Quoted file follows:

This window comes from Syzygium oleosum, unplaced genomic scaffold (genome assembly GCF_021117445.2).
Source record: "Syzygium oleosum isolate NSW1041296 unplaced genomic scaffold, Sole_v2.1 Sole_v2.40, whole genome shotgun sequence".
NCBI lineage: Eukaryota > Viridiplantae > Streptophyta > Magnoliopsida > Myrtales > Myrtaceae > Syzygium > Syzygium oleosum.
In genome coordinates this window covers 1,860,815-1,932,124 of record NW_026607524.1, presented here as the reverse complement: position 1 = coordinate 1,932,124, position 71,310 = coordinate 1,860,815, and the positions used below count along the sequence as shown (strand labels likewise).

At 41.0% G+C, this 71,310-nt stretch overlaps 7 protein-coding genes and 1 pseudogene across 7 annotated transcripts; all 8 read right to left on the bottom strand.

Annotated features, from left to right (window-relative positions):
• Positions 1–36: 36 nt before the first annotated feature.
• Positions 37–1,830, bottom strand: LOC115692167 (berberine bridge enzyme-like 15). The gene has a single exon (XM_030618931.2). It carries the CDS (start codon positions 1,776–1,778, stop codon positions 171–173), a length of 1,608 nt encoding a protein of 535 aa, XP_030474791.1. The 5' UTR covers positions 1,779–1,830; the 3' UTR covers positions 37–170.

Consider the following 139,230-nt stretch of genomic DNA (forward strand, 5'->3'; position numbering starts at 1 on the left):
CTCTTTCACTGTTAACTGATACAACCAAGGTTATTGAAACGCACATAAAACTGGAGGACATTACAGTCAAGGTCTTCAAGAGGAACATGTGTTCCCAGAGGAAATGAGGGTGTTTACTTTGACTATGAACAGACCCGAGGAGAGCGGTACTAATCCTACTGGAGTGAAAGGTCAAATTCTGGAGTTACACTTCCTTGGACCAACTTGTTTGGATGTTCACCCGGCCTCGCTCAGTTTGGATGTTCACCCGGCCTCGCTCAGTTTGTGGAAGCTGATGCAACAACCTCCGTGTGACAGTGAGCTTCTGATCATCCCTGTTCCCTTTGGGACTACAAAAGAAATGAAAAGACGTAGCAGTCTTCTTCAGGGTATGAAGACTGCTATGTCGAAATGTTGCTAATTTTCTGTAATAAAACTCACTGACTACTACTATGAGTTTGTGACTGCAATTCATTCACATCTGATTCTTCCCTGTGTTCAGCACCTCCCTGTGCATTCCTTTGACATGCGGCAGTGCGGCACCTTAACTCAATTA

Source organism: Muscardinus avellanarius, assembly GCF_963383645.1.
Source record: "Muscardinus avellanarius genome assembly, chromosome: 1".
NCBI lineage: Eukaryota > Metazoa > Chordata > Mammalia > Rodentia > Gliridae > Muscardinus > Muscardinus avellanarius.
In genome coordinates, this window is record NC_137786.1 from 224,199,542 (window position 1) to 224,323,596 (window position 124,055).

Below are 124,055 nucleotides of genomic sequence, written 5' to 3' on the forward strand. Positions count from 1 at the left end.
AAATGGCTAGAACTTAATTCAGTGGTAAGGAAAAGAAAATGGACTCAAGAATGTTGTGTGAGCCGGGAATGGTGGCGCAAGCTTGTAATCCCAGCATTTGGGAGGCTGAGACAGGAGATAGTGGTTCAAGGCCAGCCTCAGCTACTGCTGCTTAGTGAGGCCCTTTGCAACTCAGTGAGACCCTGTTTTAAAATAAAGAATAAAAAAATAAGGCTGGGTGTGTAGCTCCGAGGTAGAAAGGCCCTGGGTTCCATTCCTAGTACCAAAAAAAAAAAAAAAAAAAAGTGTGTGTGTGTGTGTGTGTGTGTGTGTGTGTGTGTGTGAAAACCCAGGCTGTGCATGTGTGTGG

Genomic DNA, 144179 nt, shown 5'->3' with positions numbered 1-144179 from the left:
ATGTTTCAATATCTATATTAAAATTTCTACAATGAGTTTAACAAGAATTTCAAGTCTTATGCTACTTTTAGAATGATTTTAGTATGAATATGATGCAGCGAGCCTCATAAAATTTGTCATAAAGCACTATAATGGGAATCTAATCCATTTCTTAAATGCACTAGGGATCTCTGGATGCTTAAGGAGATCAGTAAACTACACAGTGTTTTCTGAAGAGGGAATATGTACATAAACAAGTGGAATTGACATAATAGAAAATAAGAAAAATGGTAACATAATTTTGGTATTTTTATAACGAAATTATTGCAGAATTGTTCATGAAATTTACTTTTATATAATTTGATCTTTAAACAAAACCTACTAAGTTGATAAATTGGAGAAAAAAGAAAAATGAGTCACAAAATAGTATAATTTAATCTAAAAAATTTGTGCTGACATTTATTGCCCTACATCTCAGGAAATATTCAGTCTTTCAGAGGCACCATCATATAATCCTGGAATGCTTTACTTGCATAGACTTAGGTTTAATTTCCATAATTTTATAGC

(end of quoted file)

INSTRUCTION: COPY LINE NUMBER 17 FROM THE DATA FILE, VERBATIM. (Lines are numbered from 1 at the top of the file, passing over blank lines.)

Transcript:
Genomic DNA, 144179 nt, shown 5'->3' with positions numbered 1-144179 from the left: